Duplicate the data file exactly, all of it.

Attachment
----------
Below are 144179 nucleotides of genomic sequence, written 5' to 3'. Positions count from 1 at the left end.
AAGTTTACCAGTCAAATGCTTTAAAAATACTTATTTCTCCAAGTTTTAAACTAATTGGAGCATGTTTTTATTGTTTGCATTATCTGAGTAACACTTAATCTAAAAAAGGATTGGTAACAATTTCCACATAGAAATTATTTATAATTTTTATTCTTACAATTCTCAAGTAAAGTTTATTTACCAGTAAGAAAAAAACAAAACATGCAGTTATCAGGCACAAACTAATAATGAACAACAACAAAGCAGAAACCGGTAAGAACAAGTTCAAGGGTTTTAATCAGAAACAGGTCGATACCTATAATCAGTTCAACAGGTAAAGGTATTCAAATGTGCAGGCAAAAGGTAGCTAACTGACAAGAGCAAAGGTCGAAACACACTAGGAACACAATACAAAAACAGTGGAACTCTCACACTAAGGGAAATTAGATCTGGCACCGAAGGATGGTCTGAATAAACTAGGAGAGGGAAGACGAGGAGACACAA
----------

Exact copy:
Below are 144179 nucleotides of genomic sequence, written 5' to 3'. Positions count from 1 at the left end.
AAGTTTACCAGTCAAATGCTTTAAAAATACTTATTTCTCCAAGTTTTAAACTAATTGGAGCATGTTTTTATTGTTTGCATTATCTGAGTAACACTTAATCTAAAAAAGGATTGGTAACAATTTCCACATAGAAATTATTTATAATTTTTATTCTTACAATTCTCAAGTAAAGTTTATTTACCAGTAAGAAAAAAACAAAACATGCAGTTATCAGGCACAAACTAATAATGAACAACAACAAAGCAGAAACCGGTAAGAACAAGTTCAAGGGTTTTAATCAGAAACAGGTCGATACCTATAATCAGTTCAACAGGTAAAGGTATTCAAATGTGCAGGCAAAAGGTAGCTAACTGACAAGAGCAAAGGTCGAAACACACTAGGAACACAATACAAAAACAGTGGAACTCTCACACTAAGGGAAATTAGATCTGGCACCGAAGGATGGTCTGAATAAACTAGGAGAGGGAAGACGAGGAGACACAA